Today, talk of Church Triumphant and even Church Militant can be embarrassing. We have decided to bury them in the closet of all things considered “pre-Vatican II”, the catch-all phrase that referred to everything which is considered to be a burden of the past which must be expunged and purged from the Church in order to save it from rot. One of the main objections hurled against the pre Vatican II milieu is that the Church was guilty of triumphalism, a sense of superiority over other religions and ideologies, which led to bloodshed and violence.

But is this true? Is the Church guilty of such triumphalism? I believe we need to avoid reducing everything to the lowest common denominator. There are different manifestations of triumphalism, but they can be largely divided into two categories. A triumphalism which is solely based on delusions of grandeur, a personal sense of superiority or “Proud to be Catholic” emblazoned on the front of our T-Shirt. This is a triumphalism that is based on arrogance and can lead to hate.

Then, there is a triumphalism which is based on the Truth. Would it be triumphalistic to award the gold medal to the one who finished the race first or confer the school’s principal honour on the best performing student? No one would accuse these exercises as triumphalistic because they merely reflect the Truth. Likewise, the Church does not boast that she has the fullness of divine revelation and that she is the ordinary means of salvation, if they were not true. If the fullness of Truth subsists in the Catholic Church, that should not make us haughty, but humble. The fact that Our Lord has chosen us as the primary and ordinary vehicle for both his message and mission of salvation should drive us to our knees, because as a Church made up of individual unworthy sinners, we can take no credit for this. Rather, this truth should propel us to commit ourselves with greater zeal to the mission that has been entrusted to us.  Christ is the greatest Victor as he announced that he has “overcome the world” (John 16:33). What’s more, the faithful share in His triumph. And let’s not forget that the Blessed Virgin is rightly called Our Lady of Victory.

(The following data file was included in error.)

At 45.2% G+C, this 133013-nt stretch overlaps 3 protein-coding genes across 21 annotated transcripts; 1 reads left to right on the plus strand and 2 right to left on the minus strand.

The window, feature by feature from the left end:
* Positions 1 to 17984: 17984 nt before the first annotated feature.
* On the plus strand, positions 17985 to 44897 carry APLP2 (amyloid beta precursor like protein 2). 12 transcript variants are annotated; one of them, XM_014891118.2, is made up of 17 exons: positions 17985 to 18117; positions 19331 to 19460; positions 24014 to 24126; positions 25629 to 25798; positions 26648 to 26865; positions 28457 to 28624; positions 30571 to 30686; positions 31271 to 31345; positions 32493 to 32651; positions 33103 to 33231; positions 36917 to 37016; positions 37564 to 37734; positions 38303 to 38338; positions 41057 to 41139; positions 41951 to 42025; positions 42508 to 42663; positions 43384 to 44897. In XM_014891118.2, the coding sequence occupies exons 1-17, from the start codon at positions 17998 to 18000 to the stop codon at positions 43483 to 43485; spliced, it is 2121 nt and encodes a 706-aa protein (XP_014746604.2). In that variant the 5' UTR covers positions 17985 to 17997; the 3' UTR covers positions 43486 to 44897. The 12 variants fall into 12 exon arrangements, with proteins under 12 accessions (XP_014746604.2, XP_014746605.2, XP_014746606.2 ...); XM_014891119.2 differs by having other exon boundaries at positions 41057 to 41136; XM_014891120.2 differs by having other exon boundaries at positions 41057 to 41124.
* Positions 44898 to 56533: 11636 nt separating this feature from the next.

But the greatest trophy which we boast of, is that Christ's Resurrection was a triumph over death. The substance of the Cross and Resurrection is the triumph of this truth, without which, belief in a Resurrection becomes a mere nebulous, ungrounded, and unsustainable hope. St. Paul argues that any denial of the resurrection would involve logical inconsistencies. If there is no such thing as bodily resurrection, then Christ has not risen. The consequences for us are grave: both forgiveness of sins and salvation are illusions. Our faith would be in vain.